Accepting Students 2017-2018
PSYC 107: Introduction to Psychology
LBAR 181: Social Psychology in Your (College) Life
PSYC 315: Introduction to Social Psychology
PSYC 696: Principles and Methods for Teaching in Psychology
PSYC 697: Seminar in the Teaching of Introductory Psychology
My research focuses on the conscious and non-conscious processes involved in everyday decision-making. One line of research focuses on counterfactual thinking, or thoughts of “what might have been”. Imagining how events might have turned out differently is a typical feature of the mental landscape; research shows that these counterfactual thoughts can be both dysfunctional and functional, depending on the situation. Although it can bias blame and responsibility judgments, it can also help us learn from past mistakes. My research examines both sides of this counterfactual coin. This research has broader interdisciplinary connections to both mental health and health behavior domains. A second line of research focuses on various factors (e.g., affect and mindset) that impact decision-making and categorization processes. Of particular interest is how affective information can influence our decision-making strategies. An applied line of this research focuses on decision-making in engineering. In general, my research integrates traditional social and cognitive methodology with decision-making research.
National Science Foundation (NSF 1600635); “Principal-Agent Models of Decision Delegation during Systems Design: Integrating Modeling and Behavioral Approaches.” Co-Principal Investigator. $398,967 (total costs). 2016-2019.
National Science Foundation (NSF 1346553); “Foundations for Combining Normative and Behavioral Research to Study Systems Engineering.” Co-Principal Investigator. $100,000 (total costs). 2013-2016.
MITRE Corp. “Investigation into Multiparty Engineering Using Game-Based Methods.” Co-Principal Investigator. $32,421 (total costs). 2015.
American Psychological Association (APA 1602846); Undergraduate Research Opportunity Grant. Co-Principal Investigator. $16,360 (total costs). 2016.
Lench, H. C., Smallman, R., & Berg, L. A.* (in press). Moving toward a brighter future: The effects of desire on judgments about the likelihood of future events. Motivation Science.
Walker, R. J.*, Smallman, R., Summerville, A., & Deska, J. C.* (in press). Motivated by us but not from them: Group membership influences the impact of counterfactual thinking on behavioral intentions. Social Cognition.
Smallman, R., Summerville, A., Walker, R. J.*, & Becker, B.* (in press). Counterfactual thought. In K. Sweeny & M. L. Robbins (Eds.), The Wiley Encyclopedia of Health Psychology: Volume II, The Social Bases of Health Behavior.
Smith, P., Smallman, R., & Rucker, D. (2016). Power and categorization: Power increases the number and abstractness of categories. Social Psychological and Personality Science, 7, 281-289.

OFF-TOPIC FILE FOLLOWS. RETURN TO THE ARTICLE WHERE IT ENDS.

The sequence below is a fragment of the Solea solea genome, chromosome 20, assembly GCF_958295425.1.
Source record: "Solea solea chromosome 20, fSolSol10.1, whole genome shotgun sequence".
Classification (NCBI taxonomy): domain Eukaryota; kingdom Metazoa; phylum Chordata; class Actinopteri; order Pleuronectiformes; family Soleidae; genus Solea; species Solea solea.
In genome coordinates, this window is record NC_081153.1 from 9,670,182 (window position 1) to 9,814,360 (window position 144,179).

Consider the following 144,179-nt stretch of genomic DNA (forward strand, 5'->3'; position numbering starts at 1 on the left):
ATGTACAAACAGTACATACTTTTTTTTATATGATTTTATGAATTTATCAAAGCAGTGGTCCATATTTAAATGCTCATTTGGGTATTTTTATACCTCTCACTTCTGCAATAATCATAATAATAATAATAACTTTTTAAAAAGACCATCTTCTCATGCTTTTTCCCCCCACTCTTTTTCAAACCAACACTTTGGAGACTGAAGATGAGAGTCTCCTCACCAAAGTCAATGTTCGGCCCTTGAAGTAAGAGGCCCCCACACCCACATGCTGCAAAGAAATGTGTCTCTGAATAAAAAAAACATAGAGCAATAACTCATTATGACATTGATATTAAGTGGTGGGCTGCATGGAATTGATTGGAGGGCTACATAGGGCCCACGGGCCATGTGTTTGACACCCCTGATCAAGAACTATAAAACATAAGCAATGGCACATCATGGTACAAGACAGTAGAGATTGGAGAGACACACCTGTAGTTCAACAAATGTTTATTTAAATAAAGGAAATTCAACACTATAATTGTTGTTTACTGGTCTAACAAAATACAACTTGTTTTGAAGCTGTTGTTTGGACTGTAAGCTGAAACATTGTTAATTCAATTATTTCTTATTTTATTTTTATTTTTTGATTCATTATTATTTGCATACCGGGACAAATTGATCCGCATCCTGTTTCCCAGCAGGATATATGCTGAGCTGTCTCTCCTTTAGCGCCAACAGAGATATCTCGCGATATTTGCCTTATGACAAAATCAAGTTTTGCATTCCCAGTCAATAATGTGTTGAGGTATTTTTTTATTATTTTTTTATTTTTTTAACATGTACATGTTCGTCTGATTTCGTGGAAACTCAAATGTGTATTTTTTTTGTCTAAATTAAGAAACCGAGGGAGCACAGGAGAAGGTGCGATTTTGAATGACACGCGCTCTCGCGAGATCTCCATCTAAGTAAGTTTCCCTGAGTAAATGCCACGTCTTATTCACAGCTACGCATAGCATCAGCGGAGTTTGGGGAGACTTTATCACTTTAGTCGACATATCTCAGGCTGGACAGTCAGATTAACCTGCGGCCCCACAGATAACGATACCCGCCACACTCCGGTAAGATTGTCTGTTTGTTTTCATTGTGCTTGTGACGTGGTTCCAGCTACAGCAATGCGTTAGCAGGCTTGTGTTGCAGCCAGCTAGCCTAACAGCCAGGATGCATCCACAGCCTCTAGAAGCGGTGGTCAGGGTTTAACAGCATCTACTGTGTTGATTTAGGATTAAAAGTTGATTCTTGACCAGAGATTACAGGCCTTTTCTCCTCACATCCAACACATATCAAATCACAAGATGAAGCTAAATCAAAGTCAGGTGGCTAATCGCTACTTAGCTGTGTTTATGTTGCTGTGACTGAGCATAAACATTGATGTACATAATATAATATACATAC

Ramos, A.*, Becker, B.*, Biemer, J.**, Clark, L.**, Fields, S., & Smallman, R. (in press). The theory of planned behavior and ADHD medication use: The effect of counterfactual thinking. Substance Use and Misuse.
Vermillion, S.D.*, Malak, R.J., Smallman, R., & Linsey, J. (2015). A study in outcome framing and risk attitude in engineering decisions under uncertainty. Journal of Mechanical Design,137, 084501-084501-4.
Lench, H. C., Domsky, D., Smallman, R., & Darbor, K. E.* (2015). Beliefs in moral luck: When and why blame hinges on luck. British Journal of Psychology, 106, 272-287.
Seto, E.*, Hicks, J. A., Davis, W. E.*, & Smallman, R. (2015). Free will, counterfactual reflection, and the meaningfulness of life. Social Psychological and Personality Science, 6, 243-250.
Lench, H. C., Smallman, R., Darbor, K. E.*, & Bench, S. W.* (2014). Motivated perception of probabilistic information. Cognition, 133, 429-442.
McCulloch, K.C., & Smallman, R. (2014). The implications of counterfactual mindsets for the functioning of implementation intentions. Motivation and Emotion, 38, 635-644.
Smallman, R., Becker, B.*, & Roese, N. (2014). Preferences for expressing preferences: People prefer finer evaluative distinctions for liked than disliked objects. Journal of Experimental Social Psychology, 52, 25-31.
Smallman, R. (2013). It’s what’s inside that counts: The role of counterfactual content in intention formation. Journal of Experimental Social Psychology, 49, 842-851.
Smallman, R., & McCulloch, K. C. (2012). Learning for yesterday’s mistakes to fix tomorrow’s problems: When functional counterfactual thinking and psychological distance collide. European Journal of Social Psychology, 42, 383-390.
Roese, N. J., Epstude, K., Fessel, F., Morrison, M., Smallman, R., Summerville, A., Galinsky, A., & Segerstrom, S. (2009). Repetitive regret, depression, and anxiety: Findings from a nationally representative survey. Journal of Social and Clinical Psychology, 28, 671-688.
Smallman, R., & Roese, N. J. (2009). Counterfactual thinking facilitates behavioral intentions. Journal of Experimental Social Psychology, 45, 845-852.
Roese, N. J., Park, S., Smallman, R., & Gibson, C. (2008). Schizophrenia involves impairment in the activation of intentions by counterfactual thinking. Schizophrenia Research, 103, 143-144.
Smallman, R., & Roese, N. J. (2008). Preference invites categorization. Psychological Science, 19, 1228-1232.
CURRENT GRADUATE STUDENTS
Accepting Students 2017-2018